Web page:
On five product variables, student writing can be evaluated: fluency, content, conventions, syntax, and vocabulary. Writing samples should also be analyzed to provide a full image of a student’s writing output across various text frameworks and genres across a range of purposes in writing.
These basic classrooms assist in the identification of strengths and weaknesses, lesson preparation, assessment of educational events, feedback, performance tracking, and progress reporting.
The first duty of a teacher is to provide students who try to write with opportunities for writing and motivation. The second duty of a teacher is to encourage the progress of students in writing.
The instructor does this by closely observing the writing of the students to identify strengths and weaknesses, teaching specific skills and techniques to respond to student needs, and providing careful input that will improve newly acquired skills and fix recurrent problems. On review, these roles show that evaluation is obviously an important part of successful instruction.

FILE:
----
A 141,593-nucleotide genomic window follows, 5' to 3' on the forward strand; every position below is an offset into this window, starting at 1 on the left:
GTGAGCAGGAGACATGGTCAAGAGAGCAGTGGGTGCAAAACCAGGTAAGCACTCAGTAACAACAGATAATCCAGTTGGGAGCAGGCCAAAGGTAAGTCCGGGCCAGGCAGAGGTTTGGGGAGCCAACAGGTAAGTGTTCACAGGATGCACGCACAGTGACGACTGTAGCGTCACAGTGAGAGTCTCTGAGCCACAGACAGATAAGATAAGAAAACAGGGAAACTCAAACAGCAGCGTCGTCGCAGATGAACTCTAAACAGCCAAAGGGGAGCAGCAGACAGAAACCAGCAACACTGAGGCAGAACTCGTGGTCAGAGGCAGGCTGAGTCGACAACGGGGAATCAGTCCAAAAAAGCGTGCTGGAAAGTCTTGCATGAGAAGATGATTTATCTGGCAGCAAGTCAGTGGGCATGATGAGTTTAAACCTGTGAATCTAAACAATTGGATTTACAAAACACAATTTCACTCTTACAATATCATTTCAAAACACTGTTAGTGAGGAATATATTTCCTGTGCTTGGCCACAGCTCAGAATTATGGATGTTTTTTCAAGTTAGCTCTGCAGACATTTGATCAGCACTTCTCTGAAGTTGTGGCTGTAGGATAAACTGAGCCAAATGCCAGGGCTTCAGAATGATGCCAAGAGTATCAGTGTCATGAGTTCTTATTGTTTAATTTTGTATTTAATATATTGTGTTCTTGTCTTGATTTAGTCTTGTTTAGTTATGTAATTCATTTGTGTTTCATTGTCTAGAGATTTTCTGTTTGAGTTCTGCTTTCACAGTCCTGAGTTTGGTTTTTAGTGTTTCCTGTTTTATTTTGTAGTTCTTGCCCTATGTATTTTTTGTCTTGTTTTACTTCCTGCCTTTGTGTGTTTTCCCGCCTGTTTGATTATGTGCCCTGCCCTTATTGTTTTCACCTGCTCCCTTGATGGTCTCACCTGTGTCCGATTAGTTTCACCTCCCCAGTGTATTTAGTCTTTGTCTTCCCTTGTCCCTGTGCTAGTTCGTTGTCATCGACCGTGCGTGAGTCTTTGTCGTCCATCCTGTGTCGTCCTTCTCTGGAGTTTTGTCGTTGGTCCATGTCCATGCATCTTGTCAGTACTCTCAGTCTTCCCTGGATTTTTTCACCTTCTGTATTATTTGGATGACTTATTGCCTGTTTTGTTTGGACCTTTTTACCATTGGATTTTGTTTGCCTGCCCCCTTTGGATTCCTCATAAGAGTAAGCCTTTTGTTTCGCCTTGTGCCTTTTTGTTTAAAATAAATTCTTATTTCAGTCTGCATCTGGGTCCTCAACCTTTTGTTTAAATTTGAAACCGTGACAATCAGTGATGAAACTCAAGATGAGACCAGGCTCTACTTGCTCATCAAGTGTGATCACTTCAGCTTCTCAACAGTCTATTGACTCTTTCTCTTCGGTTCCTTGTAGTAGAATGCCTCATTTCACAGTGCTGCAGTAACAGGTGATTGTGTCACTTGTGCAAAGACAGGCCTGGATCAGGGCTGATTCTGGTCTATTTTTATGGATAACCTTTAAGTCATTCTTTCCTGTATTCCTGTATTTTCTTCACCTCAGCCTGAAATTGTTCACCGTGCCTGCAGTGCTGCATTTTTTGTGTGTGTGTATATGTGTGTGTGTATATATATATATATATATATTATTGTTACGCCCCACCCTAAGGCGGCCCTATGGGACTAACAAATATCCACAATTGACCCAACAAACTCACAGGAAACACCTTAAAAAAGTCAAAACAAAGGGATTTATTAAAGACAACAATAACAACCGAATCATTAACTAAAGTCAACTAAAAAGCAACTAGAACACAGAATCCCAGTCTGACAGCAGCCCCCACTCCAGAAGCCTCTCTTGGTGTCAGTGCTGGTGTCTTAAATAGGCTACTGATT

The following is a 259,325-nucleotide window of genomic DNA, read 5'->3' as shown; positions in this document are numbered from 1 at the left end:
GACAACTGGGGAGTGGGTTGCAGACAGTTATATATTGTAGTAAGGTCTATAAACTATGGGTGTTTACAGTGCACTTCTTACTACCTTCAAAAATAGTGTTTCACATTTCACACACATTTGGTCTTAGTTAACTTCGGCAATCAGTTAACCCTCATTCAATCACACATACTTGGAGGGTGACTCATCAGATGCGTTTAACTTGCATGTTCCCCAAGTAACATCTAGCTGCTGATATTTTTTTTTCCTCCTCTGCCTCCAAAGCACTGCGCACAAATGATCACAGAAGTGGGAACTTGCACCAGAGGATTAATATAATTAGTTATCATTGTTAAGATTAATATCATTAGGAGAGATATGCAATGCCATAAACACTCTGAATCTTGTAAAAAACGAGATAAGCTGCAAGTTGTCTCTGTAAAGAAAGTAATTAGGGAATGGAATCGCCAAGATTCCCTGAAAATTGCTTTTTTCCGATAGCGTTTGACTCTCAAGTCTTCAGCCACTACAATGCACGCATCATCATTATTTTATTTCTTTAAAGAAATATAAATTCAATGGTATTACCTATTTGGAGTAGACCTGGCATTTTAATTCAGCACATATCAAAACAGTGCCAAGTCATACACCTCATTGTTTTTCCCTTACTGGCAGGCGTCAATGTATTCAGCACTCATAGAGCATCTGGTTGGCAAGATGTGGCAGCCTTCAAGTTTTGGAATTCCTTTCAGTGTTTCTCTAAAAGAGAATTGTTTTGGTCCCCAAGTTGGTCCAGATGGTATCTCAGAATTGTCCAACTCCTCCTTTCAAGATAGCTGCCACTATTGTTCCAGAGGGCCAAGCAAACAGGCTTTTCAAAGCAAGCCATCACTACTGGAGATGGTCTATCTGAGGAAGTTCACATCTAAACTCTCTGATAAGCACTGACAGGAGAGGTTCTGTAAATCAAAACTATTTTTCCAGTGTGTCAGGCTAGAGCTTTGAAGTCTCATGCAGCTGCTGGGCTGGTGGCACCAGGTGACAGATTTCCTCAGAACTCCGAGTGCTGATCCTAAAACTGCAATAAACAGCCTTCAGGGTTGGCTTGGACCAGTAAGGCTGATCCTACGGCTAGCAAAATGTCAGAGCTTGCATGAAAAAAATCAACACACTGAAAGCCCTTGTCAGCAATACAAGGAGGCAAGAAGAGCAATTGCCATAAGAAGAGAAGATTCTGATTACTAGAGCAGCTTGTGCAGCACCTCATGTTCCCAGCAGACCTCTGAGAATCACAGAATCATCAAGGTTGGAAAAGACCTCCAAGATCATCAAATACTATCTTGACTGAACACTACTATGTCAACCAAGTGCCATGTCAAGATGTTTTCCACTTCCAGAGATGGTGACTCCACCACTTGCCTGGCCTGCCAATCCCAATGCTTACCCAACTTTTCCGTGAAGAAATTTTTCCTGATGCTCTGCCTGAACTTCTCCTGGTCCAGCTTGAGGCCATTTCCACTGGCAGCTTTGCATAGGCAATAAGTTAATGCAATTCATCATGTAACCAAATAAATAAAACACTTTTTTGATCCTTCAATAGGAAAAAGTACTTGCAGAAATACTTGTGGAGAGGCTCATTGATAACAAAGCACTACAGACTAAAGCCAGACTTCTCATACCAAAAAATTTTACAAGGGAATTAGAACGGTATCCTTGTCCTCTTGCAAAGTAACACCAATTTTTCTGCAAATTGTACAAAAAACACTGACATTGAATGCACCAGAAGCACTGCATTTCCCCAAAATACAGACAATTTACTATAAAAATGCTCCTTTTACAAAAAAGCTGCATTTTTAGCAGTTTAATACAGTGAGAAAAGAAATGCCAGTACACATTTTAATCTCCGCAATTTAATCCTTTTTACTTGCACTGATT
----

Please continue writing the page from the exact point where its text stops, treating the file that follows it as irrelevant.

Therefore evaluation is an integral component of successful instruction. Airasian (1996) has described three forms of tests in classrooms. The first he named “sizing-up” tests, usually conducted during the first week of school to give the instructor quick details about the students before they begin their instruction.
For the daily tasks of preparing teaching, giving input, and tracking student progress, the second form, instructional evaluations are used. He referred to the third category as official assessments, which are the periodic standardized assessment functions for grouping, ranking, and reporting.
Join us today at 7 p.m. in our Learn@Home FB Live session with Mr. Carlos A. Buraga, as he talks about “Teacher-Made Diagnostic Tool for Assessing Students’ Writing and Language Comprehension.”
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